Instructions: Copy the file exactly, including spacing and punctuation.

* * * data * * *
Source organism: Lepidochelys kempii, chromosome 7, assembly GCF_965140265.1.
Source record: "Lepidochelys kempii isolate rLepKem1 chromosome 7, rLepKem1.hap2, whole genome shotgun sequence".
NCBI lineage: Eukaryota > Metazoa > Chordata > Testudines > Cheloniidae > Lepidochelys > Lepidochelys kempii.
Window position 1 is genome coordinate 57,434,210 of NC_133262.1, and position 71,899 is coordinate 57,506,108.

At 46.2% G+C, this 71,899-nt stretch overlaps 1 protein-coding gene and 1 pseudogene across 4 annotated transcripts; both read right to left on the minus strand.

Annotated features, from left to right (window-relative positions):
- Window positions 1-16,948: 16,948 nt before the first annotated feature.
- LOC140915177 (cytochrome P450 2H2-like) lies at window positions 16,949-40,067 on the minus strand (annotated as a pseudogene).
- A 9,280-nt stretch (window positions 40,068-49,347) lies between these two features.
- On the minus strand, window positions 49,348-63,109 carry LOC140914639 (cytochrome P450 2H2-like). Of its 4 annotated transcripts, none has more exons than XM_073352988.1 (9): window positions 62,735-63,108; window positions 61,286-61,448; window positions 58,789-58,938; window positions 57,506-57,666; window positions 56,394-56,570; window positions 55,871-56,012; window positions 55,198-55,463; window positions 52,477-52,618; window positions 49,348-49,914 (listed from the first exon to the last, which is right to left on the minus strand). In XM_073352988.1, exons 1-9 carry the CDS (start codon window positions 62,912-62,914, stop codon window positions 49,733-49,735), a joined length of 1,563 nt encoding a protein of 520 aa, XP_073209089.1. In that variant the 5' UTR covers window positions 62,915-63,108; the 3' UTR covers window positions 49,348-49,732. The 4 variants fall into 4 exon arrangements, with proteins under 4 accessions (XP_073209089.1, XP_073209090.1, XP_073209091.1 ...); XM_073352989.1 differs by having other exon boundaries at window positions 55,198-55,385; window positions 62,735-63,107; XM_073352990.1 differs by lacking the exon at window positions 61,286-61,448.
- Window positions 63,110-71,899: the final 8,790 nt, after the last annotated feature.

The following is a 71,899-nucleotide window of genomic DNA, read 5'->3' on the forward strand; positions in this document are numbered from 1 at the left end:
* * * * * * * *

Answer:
Source organism: Lepidochelys kempii, chromosome 7, assembly GCF_965140265.1.
Source record: "Lepidochelys kempii isolate rLepKem1 chromosome 7, rLepKem1.hap2, whole genome shotgun sequence".
NCBI lineage: Eukaryota > Metazoa > Chordata > Testudines > Cheloniidae > Lepidochelys > Lepidochelys kempii.
Window position 1 is genome coordinate 57,434,210 of NC_133262.1, and position 71,899 is coordinate 57,506,108.

At 46.2% G+C, this 71,899-nt stretch overlaps 1 protein-coding gene and 1 pseudogene across 4 annotated transcripts; both read right to left on the minus strand.

Annotated features, from left to right (window-relative positions):
- Window positions 1-16,948: 16,948 nt before the first annotated feature.
- LOC140915177 (cytochrome P450 2H2-like) lies at window positions 16,949-40,067 on the minus strand (annotated as a pseudogene).
- A 9,280-nt stretch (window positions 40,068-49,347) lies between these two features.
- On the minus strand, window positions 49,348-63,109 carry LOC140914639 (cytochrome P450 2H2-like). Of its 4 annotated transcripts, none has more exons than XM_073352988.1 (9): window positions 62,735-63,108; window positions 61,286-61,448; window positions 58,789-58,938; window positions 57,506-57,666; window positions 56,394-56,570; window positions 55,871-56,012; window positions 55,198-55,463; window positions 52,477-52,618; window positions 49,348-49,914 (listed from the first exon to the last, which is right to left on the minus strand). In XM_073352988.1, exons 1-9 carry the CDS (start codon window positions 62,912-62,914, stop codon window positions 49,733-49,735), a joined length of 1,563 nt encoding a protein of 520 aa, XP_073209089.1. In that variant the 5' UTR covers window positions 62,915-63,108; the 3' UTR covers window positions 49,348-49,732. The 4 variants fall into 4 exon arrangements, with proteins under 4 accessions (XP_073209089.1, XP_073209090.1, XP_073209091.1 ...); XM_073352989.1 differs by having other exon boundaries at window positions 55,198-55,385; window positions 62,735-63,107; XM_073352990.1 differs by lacking the exon at window positions 61,286-61,448.
- Window positions 63,110-71,899: the final 8,790 nt, after the last annotated feature.

The following is a 71,899-nucleotide window of genomic DNA, read 5'->3' on the forward strand; positions in this document are numbered from 1 at the left end: